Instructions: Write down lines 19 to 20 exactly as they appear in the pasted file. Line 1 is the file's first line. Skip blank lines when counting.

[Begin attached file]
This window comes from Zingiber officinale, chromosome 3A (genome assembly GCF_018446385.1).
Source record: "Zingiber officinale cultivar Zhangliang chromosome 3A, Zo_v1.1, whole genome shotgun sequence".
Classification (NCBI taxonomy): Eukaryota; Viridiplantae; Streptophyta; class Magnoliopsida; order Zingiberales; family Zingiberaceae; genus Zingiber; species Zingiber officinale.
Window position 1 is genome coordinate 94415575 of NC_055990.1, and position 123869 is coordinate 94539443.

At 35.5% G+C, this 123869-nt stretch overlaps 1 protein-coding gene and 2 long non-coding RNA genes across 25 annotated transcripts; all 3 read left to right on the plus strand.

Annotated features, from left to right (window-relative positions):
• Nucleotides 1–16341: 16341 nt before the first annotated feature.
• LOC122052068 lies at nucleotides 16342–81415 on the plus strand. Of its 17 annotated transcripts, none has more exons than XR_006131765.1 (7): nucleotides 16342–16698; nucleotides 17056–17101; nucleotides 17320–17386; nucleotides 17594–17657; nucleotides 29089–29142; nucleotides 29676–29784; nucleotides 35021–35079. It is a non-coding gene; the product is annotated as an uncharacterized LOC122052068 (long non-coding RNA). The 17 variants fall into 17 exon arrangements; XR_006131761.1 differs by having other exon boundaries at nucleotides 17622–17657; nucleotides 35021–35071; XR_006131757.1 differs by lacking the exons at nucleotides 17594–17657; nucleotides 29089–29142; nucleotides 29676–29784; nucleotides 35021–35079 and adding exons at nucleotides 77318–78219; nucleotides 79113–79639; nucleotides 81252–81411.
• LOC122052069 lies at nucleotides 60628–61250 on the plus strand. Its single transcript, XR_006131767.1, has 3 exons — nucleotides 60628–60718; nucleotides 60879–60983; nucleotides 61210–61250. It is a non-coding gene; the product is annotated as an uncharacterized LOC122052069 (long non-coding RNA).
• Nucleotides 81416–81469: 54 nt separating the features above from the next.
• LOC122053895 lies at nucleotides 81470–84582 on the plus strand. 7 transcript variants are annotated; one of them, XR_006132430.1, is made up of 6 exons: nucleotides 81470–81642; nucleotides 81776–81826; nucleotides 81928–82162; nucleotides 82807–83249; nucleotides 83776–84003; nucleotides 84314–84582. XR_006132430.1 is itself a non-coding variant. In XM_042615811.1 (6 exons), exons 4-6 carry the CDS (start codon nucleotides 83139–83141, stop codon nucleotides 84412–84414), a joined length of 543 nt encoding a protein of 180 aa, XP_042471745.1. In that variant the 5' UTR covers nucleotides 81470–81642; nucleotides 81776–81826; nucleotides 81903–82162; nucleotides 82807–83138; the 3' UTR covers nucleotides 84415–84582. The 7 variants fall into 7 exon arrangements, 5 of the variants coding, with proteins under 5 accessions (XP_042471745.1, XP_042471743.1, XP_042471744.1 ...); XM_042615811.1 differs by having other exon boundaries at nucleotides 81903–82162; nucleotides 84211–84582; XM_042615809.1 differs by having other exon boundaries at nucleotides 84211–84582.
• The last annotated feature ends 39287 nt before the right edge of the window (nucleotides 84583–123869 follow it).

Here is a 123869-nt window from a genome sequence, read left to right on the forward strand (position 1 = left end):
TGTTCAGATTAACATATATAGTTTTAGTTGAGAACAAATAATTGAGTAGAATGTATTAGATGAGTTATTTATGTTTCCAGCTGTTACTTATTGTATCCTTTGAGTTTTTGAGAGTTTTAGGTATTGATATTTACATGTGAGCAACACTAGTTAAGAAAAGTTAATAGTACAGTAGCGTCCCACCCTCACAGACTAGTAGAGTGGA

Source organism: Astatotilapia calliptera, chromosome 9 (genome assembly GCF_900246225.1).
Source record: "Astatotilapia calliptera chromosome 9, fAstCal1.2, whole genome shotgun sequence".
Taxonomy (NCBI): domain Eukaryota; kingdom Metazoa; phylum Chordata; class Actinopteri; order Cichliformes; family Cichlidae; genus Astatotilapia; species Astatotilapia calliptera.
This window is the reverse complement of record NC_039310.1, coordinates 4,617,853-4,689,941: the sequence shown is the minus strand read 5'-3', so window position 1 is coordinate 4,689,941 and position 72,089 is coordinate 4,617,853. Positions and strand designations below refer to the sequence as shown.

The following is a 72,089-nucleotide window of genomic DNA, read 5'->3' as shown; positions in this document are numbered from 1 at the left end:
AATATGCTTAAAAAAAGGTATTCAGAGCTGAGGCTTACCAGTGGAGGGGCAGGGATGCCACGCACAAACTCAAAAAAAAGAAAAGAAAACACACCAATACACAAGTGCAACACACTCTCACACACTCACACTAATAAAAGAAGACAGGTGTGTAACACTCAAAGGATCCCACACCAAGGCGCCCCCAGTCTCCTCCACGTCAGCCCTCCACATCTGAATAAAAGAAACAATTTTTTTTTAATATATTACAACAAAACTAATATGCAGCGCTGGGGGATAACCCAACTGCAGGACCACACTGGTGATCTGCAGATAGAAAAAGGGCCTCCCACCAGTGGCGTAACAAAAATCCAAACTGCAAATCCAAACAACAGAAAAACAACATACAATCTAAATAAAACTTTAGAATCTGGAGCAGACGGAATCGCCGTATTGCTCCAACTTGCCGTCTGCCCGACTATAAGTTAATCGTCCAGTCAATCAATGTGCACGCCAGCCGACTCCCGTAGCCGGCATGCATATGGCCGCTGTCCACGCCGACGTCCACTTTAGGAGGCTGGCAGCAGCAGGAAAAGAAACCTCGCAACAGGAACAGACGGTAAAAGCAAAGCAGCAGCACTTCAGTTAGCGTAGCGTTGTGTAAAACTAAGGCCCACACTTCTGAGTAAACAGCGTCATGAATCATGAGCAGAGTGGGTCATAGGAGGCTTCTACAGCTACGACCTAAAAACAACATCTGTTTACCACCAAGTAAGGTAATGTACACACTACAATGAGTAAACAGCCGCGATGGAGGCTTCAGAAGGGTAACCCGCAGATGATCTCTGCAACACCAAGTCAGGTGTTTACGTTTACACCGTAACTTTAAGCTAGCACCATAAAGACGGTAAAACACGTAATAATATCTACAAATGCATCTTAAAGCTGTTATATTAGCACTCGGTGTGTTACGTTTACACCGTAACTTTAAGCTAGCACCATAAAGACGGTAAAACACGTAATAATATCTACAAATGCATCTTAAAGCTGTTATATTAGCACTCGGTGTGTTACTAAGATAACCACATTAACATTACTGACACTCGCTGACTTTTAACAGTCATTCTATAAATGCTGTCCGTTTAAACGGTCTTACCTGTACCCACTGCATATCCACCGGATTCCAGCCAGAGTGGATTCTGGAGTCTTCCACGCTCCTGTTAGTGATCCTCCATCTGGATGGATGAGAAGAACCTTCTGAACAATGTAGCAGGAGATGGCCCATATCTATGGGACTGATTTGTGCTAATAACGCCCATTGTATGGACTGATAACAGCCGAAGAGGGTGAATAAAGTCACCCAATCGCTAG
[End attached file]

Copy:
The following is a 72,089-nucleotide window of genomic DNA, read 5'->3' as shown; positions in this document are numbered from 1 at the left end:
AATATGCTTAAAAAAAGGTATTCAGAGCTGAGGCTTACCAGTGGAGGGGCAGGGATGCCACGCACAAACTCAAAAAAAAGAAAAGAAAACACACCAATACACAAGTGCAACACACTCTCACACACTCACACTAATAAAAGAAGACAGGTGTGTAACACTCAAAGGATCCCACACCAAGGCGCCCCCAGTCTCCTCCACGTCAGCCCTCCACATCTGAATAAAAGAAACAATTTTTTTTTAATATATTACAACAAAACTAATATGCAGCGCTGGGGGATAACCCAACTGCAGGACCACACTGGTGATCTGCAGATAGAAAAAGGGCCTCCCACCAGTGGCGTAACAAAAATCCAAACTGCAAATCCAAACAACAGAAAAACAACATACAATCTAAATAAAACTTTAGAATCTGGAGCAGACGGAATCGCCGTATTGCTCCAACTTGCCGTCTGCCCGACTATAAGTTAATCGTCCAGTCAATCAATGTGCACGCCAGCCGACTCCCGTAGCCGGCATGCATATGGCCGCTGTCCACGCCGACGTCCACTTTAGGAGGCTGGCAGCAGCAGGAAAAGAAACCTCGCAACAGGAACAGACGGTAAAAGCAAAGCAGCAGCACTTCAGTTAGCGTAGCGTTGTGTAAAACTAAGGCCCACACTTCTGAGTAAACAGCGTCATGAATCATGAGCAGAGTGGGTCATAGGAGGCTTCTACAGCTACGACCTAAAAACAACATCTGTTTACCACCAAGTAAGGTAATGTACACACTACAATGAGTAAACAGCCGCGATGGAGGCTTCAGAAGGGTAACCCGCAGATGATCTCTGCAACACCAAGTCAGGTGTTTACGTTTACACCGTAACTTTAAGCTAGCACCATAAAGACGGTAAAACACGTAATAATATCTACAAATGCATCTTAAAGCTGTTATATTAGCACTCGGTGTGTTACGTTTACACCGTAACTTTAAGCTAGCACCATAAAGACGGTAAAACACGTAATAATATCTACAAATGCATCTTAAAGCTGTTATATTAGCACTCGGTGTGTTACTAAGATAACCACATTAACATTACTGACACTCGCTGACTTTTAACAGTCATTCTATAAATGCTGTCCGTTTAAACGGTCTTACCTGTACCCACTGCATATCCACCGGATTCCAGCCAGAGTGGATTCTGGAGTCTTCCACGCTCCTGTTAGTGATCCTCCATCTGGATGGATGAGAAGAACCTTCTGAACAATGTAGCAGGAGATGGCCCATATCTATGGGACTGATTTGTGCTAATAACGCCCATTGTATGGACTGATAACAGCCGAAGAGGGTGAATAAAGTCACCCAATCGCTAG